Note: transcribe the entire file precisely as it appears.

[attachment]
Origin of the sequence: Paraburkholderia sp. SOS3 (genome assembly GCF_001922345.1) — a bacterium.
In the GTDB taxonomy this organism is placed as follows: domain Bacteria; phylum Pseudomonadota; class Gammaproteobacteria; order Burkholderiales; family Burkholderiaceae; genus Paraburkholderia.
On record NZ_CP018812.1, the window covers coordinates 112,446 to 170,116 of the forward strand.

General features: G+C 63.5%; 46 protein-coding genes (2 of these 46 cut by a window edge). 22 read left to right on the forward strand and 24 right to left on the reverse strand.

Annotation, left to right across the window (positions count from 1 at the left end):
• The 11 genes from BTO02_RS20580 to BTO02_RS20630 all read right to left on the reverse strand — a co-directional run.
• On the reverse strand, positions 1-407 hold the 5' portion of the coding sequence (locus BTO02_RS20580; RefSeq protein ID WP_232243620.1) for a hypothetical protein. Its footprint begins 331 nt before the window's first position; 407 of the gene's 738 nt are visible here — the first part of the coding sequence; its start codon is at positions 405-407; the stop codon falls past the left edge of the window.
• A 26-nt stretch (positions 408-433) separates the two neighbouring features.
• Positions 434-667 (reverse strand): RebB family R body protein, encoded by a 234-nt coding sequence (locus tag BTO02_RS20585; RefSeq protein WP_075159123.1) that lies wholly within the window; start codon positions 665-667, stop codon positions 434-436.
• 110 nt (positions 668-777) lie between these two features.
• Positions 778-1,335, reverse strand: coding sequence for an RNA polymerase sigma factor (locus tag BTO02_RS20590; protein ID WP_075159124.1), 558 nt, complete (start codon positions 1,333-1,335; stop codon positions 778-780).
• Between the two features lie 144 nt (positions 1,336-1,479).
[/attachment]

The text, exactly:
Origin of the sequence: Paraburkholderia sp. SOS3 (genome assembly GCF_001922345.1) — a bacterium.
In the GTDB taxonomy this organism is placed as follows: domain Bacteria; phylum Pseudomonadota; class Gammaproteobacteria; order Burkholderiales; family Burkholderiaceae; genus Paraburkholderia.
On record NZ_CP018812.1, the window covers coordinates 112,446 to 170,116 of the forward strand.

General features: G+C 63.5%; 46 protein-coding genes (2 of these 46 cut by a window edge). 22 read left to right on the forward strand and 24 right to left on the reverse strand.

Annotation, left to right across the window (positions count from 1 at the left end):
• The 11 genes from BTO02_RS20580 to BTO02_RS20630 all read right to left on the reverse strand — a co-directional run.
• On the reverse strand, positions 1-407 hold the 5' portion of the coding sequence (locus BTO02_RS20580; RefSeq protein ID WP_232243620.1) for a hypothetical protein. Its footprint begins 331 nt before the window's first position; 407 of the gene's 738 nt are visible here — the first part of the coding sequence; its start codon is at positions 405-407; the stop codon falls past the left edge of the window.
• A 26-nt stretch (positions 408-433) separates the two neighbouring features.
• Positions 434-667 (reverse strand): RebB family R body protein, encoded by a 234-nt coding sequence (locus tag BTO02_RS20585; RefSeq protein WP_075159123.1) that lies wholly within the window; start codon positions 665-667, stop codon positions 434-436.
• 110 nt (positions 668-777) lie between these two features.
• Positions 778-1,335, reverse strand: coding sequence for an RNA polymerase sigma factor (locus tag BTO02_RS20590; protein ID WP_075159124.1), 558 nt, complete (start codon positions 1,333-1,335; stop codon positions 778-780).
• Between the two features lie 144 nt (positions 1,336-1,479).